Wellness is a big, bold and very broad idea. It is an ideal place where we all want to be, but often cannot find the starting point, let alone a map to the destination. It is a goal that should be on our daily “to do” list, but often ends up on a bucket list.
The World Health Organization defines wellness as “a state of complete physical, mental and social well-being and not merely the absence of disease or infirmity." A 2004 report from the health organization, in collaboration with University of Melbourne, states “there is no health without mental health.”
More detailed definitions of wellness include occupational, environmental, intellectual and spiritual, as parts of the overall mosaic.
The link between mental and physical wellness is direct and the effects are far-reaching. Depression and anxiety create problems with primary bodily functions such as digestion, appetite and sleep.
Mental-health problems are not just in your head, as suffers are often told. In fact, they are in your spine, digestive tract, vital organs, muscles and most places in your body.
The effects of emotions and mental health have been underestimated or ignored, partly because of long-standing negative cultural and social stigmas on the issue. Discrimination against people facing mental-health issues can push sufferers further away from places of help, and often prevent them from seeking treatment at all, which lessens their chances to live a purposeful, productive life in the larger community.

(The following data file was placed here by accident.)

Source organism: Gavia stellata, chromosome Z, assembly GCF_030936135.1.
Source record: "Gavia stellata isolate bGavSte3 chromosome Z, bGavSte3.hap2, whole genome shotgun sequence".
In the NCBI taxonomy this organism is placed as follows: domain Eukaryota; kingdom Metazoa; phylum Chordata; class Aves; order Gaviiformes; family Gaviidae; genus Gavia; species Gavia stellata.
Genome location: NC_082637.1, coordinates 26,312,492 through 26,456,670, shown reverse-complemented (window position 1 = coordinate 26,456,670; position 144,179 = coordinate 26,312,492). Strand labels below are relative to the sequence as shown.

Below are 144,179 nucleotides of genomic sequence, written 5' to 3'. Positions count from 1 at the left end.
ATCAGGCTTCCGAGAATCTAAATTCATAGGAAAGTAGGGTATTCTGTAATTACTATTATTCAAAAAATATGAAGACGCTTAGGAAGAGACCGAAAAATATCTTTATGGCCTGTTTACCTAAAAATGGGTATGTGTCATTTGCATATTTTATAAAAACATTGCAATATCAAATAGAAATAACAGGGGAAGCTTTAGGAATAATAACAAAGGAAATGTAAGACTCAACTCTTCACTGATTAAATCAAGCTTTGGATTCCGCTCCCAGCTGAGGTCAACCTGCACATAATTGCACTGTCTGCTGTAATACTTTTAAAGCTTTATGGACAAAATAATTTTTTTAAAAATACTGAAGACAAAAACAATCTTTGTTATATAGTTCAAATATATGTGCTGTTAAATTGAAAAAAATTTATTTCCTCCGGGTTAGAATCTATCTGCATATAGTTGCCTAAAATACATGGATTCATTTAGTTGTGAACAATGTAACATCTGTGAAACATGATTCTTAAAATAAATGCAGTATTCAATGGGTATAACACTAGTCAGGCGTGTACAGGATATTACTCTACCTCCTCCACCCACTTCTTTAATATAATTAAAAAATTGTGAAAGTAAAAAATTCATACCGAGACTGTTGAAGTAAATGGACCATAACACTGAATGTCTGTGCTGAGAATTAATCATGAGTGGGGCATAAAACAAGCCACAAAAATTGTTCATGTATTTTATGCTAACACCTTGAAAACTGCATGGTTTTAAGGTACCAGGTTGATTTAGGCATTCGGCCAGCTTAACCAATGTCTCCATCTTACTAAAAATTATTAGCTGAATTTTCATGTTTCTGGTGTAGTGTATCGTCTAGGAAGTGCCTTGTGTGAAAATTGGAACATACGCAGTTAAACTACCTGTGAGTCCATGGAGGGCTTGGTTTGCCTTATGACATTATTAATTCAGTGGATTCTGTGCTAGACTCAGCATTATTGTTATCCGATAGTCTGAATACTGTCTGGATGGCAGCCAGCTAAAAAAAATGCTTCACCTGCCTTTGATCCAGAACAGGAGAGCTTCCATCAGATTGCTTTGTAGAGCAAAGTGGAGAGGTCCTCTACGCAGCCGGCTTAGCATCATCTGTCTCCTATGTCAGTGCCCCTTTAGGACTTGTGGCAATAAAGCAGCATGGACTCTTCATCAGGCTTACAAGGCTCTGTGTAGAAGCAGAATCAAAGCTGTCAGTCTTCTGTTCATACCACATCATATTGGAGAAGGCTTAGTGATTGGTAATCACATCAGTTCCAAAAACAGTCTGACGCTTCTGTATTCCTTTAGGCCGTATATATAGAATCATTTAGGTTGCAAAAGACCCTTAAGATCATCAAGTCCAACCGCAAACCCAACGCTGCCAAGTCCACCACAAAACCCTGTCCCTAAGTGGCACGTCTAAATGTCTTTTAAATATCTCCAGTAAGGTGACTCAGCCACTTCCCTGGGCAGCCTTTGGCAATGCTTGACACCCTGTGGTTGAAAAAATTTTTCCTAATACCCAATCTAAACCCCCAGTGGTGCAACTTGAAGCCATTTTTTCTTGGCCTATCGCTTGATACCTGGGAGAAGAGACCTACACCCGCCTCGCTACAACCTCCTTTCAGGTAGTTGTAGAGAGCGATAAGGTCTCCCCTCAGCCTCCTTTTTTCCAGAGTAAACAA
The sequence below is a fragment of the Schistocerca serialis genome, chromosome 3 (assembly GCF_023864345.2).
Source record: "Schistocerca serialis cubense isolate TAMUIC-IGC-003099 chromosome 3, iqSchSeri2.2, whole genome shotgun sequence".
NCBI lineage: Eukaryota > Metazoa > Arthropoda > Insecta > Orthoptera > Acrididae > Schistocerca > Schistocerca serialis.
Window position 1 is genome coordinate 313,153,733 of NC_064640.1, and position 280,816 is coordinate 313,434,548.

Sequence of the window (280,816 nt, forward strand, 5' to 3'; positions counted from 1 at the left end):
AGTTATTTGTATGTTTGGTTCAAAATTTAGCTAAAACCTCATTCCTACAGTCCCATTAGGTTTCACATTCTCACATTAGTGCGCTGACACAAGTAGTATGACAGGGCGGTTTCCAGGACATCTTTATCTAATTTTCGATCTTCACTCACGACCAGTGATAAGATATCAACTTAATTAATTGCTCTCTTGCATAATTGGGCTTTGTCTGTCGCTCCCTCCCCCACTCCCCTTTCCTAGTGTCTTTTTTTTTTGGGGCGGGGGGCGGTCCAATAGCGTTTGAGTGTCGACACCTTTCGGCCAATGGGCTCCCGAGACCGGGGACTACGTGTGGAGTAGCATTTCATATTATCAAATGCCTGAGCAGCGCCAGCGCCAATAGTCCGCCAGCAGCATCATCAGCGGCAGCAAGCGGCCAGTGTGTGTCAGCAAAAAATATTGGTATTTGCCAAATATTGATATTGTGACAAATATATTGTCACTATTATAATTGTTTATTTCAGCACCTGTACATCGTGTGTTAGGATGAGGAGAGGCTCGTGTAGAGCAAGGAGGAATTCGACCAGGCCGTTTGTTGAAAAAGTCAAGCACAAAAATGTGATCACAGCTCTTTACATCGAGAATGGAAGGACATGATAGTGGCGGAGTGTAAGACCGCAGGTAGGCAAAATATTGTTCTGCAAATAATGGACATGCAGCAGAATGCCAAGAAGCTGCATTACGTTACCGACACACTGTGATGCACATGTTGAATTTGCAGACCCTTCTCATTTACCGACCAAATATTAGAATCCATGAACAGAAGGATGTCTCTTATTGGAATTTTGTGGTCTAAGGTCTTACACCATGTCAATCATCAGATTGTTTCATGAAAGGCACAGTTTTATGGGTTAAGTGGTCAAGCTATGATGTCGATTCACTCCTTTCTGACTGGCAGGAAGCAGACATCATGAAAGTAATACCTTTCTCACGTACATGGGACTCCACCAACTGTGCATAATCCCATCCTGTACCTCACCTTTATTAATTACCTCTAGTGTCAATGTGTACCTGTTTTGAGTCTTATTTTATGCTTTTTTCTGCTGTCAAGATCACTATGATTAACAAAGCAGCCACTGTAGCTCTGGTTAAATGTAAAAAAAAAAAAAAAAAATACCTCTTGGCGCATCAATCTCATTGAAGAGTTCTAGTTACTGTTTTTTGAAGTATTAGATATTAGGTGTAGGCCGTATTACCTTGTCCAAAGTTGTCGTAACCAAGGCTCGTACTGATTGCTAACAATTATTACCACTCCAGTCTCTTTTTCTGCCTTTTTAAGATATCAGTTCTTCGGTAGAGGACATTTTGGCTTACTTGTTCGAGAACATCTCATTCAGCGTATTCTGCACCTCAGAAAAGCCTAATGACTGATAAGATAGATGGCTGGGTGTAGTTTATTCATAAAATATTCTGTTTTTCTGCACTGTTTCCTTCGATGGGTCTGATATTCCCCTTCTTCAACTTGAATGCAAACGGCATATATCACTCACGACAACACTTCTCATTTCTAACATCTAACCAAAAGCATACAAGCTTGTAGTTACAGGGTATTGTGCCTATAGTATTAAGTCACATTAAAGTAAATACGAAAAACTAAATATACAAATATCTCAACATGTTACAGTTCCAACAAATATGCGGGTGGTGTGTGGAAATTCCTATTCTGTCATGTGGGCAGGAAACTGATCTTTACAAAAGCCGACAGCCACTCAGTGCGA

Recently, individuals such as six-time Olympic medalist Clara Hughes have spoken up to champion the fight to end the stigma around mental illness. Leaders such as Hughes, and supporting organizations, have opened up previously shut doors and begun letting the healing sunlight of awareness illuminate this previously darkened and hushed issue, expanding the long-overdue public dialogue.
For me, as with many people who face similar challenges, the starting point toward wellness was uncovering and addressing long-term mental-health barriers. Conditions essential for overall wellness, such as basic physical health, a satisfying job and meaningful friendships, are often unattainable when mental-health problems are left untreated.
Without help, problems worsen and can lead to chronic substance addiction, isolation and a self-perception of failure that deepens symptoms of the original condition.
It is a mean-spirited and merciless cycle that can be broken with professional and community support.
Through my experiences, I’m happy to report that there are many empathic and skilled mental-health professionals right here in Powell River. From social workers and caregivers to counsellors, doctors and psychiatrists, I feel gratitude for the many dedicated and altruistic individuals in our little town.
Mental wellness is a vital element in the lifelong journey to wellness as a whole. The path is littered with challenges and obstacles. Feeling disheartened or uncertain of your goal can be debilitating for all of us.
However, knowledgeable, caring people and kind acts in the community can guide individuals and perhaps society as a whole to that hopeful starting point on the path to wellness and complete health.
Robert Skender is a local writer who is determined to survive another winter on the west coast.